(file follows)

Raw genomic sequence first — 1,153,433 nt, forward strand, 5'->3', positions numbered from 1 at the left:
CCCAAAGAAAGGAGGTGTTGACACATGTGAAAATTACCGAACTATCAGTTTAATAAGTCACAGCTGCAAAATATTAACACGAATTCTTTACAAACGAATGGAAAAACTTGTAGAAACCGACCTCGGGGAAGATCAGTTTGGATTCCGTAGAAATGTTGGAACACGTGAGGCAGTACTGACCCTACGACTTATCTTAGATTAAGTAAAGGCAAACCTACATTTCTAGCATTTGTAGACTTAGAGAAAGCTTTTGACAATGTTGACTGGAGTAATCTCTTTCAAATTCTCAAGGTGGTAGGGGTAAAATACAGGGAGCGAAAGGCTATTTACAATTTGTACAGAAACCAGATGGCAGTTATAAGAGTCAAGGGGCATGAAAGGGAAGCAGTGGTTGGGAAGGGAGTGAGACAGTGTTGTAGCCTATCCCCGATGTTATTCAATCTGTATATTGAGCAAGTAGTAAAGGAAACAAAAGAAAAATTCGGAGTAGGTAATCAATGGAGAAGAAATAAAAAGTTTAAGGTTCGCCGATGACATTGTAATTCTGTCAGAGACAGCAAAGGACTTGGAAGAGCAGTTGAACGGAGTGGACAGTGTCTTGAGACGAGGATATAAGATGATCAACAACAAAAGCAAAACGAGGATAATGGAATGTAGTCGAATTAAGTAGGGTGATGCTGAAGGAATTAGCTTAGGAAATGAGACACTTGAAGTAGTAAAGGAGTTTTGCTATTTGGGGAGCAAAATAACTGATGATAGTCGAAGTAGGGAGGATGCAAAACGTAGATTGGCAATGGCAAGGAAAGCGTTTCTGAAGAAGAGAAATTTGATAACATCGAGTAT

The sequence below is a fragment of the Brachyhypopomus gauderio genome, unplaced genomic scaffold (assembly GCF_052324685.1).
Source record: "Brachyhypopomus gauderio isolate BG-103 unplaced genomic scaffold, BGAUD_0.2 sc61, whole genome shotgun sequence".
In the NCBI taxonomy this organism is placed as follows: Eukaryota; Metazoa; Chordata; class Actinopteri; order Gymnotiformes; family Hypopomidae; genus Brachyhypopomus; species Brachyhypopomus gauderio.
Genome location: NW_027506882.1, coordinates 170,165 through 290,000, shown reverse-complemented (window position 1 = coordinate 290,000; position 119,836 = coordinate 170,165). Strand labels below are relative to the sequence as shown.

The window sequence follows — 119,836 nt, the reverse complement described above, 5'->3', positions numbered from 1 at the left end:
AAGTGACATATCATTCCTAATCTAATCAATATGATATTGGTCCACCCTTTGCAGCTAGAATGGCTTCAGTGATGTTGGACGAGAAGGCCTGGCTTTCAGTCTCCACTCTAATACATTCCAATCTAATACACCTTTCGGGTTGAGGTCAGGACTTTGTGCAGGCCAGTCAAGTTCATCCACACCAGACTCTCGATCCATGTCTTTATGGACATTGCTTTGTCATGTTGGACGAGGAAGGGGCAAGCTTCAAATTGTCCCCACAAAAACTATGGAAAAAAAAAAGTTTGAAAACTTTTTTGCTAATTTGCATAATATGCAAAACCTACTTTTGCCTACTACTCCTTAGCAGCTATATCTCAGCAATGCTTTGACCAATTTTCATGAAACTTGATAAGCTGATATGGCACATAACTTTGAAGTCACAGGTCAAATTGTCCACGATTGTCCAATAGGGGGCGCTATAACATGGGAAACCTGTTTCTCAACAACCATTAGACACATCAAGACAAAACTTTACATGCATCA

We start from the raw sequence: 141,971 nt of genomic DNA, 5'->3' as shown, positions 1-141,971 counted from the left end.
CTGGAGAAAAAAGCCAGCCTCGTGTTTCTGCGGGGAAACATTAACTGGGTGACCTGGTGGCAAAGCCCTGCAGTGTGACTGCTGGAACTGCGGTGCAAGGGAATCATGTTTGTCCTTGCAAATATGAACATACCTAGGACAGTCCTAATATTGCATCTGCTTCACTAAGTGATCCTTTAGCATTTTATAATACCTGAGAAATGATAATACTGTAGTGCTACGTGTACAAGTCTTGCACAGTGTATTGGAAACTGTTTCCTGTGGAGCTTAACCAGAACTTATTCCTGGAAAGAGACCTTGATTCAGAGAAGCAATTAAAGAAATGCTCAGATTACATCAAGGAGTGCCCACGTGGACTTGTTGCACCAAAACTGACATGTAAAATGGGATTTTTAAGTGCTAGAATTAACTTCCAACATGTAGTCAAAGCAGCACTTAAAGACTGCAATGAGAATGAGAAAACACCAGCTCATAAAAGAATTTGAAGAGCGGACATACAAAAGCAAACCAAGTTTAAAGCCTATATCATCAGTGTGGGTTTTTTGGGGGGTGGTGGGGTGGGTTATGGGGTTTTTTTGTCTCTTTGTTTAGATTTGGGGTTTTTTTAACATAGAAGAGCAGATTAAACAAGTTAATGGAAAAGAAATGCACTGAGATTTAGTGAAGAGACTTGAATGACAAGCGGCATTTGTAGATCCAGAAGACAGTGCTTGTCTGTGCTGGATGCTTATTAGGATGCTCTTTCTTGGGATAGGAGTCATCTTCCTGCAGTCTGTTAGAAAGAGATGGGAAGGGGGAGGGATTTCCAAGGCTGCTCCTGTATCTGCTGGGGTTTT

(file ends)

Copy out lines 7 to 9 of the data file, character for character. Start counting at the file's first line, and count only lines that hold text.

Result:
The window sequence follows — 119,836 nt, the reverse complement described above, 5'->3', positions numbered from 1 at the left end:
AAGTGACATATCATTCCTAATCTAATCAATATGATATTGGTCCACCCTTTGCAGCTAGAATGGCTTCAGTGATGTTGGACGAGAAGGCCTGGCTTTCAGTCTCCACTCTAATACATTCCAATCTAATACACCTTTCGGGTTGAGGTCAGGACTTTGTGCAGGCCAGTCAAGTTCATCCACACCAGACTCTCGATCCATGTCTTTATGGACATTGCTTTGTCATGTTGGACGAGGAAGGGGCAAGCTTCAAATTGTCCCCACAAAAACTATGGAAAAAAAAAAGTTTGAAAACTTTTTTGCTAATTTGCATAATATGCAAAACCTACTTTTGCCTACTACTCCTTAGCAGCTATATCTCAGCAATGCTTTGACCAATTTTCATGAAACTTGATAAGCTGATATGGCACATAACTTTGAAGTCACAGGTCAAATTGTCCACGATTGTCCAATAGGGGGCGCTATAACATGGGAAACCTGTTTCTCAACAACCATTAGACACATCAAGACAAAACTTTACATGCATCA

We start from the raw sequence: 141,971 nt of genomic DNA, 5'->3' as shown, positions 1-141,971 counted from the left end.